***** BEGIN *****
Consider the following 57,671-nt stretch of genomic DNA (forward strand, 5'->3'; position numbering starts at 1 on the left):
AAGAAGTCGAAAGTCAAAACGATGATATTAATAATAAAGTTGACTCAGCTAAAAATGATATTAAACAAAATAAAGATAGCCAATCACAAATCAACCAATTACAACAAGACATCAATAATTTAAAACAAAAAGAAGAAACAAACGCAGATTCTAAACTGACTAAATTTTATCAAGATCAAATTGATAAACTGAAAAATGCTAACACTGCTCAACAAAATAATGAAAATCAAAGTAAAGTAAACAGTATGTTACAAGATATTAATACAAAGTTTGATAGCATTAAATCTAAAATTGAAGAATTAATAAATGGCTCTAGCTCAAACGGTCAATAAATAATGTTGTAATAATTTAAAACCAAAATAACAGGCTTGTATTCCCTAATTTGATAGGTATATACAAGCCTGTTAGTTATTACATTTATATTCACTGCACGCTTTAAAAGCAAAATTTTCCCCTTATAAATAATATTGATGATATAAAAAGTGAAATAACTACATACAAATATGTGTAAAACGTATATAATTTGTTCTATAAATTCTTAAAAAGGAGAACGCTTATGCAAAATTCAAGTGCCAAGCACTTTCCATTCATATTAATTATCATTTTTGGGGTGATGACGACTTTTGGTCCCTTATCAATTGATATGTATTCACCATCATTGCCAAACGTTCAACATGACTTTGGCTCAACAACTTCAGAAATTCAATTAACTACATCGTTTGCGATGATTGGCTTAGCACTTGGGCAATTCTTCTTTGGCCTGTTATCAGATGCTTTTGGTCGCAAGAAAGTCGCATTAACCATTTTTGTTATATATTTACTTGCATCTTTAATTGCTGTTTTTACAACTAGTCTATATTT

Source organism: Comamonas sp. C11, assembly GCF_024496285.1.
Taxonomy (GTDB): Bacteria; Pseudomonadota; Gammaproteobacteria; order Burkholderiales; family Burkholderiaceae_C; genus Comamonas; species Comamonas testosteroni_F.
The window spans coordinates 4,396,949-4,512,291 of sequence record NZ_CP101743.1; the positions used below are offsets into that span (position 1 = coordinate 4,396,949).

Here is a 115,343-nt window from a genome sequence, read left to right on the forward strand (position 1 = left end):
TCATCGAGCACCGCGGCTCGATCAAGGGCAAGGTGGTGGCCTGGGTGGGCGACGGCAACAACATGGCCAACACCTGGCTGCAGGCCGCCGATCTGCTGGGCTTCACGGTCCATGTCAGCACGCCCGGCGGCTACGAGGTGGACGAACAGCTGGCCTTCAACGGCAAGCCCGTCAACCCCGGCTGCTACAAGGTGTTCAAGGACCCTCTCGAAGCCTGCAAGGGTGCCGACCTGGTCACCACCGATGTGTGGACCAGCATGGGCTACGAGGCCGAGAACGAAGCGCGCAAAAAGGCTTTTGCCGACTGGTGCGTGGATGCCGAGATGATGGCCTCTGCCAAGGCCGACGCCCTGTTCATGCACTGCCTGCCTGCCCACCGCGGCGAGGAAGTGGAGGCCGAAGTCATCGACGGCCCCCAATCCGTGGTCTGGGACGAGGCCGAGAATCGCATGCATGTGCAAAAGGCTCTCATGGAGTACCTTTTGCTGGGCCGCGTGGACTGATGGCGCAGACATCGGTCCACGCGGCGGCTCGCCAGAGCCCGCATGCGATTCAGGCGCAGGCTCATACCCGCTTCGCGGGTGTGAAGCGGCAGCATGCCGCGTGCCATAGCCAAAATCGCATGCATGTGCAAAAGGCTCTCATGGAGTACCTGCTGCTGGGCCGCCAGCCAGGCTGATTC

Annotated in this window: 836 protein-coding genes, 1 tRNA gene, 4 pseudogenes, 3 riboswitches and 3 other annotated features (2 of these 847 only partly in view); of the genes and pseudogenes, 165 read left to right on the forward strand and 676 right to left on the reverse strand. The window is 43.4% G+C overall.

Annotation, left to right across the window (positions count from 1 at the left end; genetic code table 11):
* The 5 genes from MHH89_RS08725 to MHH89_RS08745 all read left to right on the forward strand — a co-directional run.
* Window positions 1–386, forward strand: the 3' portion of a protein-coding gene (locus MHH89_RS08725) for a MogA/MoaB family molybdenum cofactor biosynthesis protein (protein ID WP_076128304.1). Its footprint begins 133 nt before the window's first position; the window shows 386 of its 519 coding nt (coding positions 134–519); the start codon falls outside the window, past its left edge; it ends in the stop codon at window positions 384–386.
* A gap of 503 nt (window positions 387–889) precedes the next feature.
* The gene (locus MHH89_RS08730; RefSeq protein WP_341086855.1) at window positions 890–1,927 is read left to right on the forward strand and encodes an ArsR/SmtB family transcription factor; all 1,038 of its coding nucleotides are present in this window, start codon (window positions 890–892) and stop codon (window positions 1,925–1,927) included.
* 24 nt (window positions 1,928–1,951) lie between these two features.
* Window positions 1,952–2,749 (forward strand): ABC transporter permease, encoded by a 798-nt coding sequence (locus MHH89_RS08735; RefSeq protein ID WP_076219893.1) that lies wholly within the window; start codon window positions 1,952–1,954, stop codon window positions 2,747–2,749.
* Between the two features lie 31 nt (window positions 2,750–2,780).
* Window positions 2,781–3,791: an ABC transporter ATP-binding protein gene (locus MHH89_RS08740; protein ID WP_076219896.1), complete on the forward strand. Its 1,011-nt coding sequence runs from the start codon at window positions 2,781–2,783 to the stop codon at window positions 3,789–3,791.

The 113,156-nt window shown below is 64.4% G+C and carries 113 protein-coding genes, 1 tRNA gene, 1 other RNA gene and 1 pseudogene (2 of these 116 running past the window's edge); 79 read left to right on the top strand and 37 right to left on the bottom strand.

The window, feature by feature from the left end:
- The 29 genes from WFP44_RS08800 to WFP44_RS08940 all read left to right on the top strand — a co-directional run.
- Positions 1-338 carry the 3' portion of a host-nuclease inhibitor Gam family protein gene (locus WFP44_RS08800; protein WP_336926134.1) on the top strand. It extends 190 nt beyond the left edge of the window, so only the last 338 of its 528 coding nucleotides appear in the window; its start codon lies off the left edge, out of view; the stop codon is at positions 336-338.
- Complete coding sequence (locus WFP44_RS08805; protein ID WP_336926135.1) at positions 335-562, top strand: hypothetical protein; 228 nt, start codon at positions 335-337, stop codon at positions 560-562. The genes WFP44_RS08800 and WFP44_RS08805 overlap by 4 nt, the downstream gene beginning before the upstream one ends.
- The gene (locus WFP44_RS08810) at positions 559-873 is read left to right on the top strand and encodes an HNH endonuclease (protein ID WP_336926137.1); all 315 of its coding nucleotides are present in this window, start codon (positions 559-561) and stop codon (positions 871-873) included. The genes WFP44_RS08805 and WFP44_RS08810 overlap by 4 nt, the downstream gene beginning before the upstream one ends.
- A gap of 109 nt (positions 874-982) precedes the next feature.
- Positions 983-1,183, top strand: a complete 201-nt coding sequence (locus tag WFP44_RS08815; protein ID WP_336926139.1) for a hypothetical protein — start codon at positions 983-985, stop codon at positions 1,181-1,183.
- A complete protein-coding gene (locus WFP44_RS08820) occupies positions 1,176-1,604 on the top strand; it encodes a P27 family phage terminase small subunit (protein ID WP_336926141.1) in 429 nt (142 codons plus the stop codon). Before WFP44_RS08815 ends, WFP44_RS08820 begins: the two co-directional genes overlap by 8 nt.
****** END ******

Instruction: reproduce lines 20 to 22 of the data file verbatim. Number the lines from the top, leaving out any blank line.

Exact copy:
- The 29 genes from WFP44_RS08800 to WFP44_RS08940 all read left to right on the top strand — a co-directional run.
- Positions 1-338 carry the 3' portion of a host-nuclease inhibitor Gam family protein gene (locus WFP44_RS08800; protein WP_336926134.1) on the top strand. It extends 190 nt beyond the left edge of the window, so only the last 338 of its 528 coding nucleotides appear in the window; its start codon lies off the left edge, out of view; the stop codon is at positions 336-338.
- Complete coding sequence (locus WFP44_RS08805; protein ID WP_336926135.1) at positions 335-562, top strand: hypothetical protein; 228 nt, start codon at positions 335-337, stop codon at positions 560-562. The genes WFP44_RS08800 and WFP44_RS08805 overlap by 4 nt, the downstream gene beginning before the upstream one ends.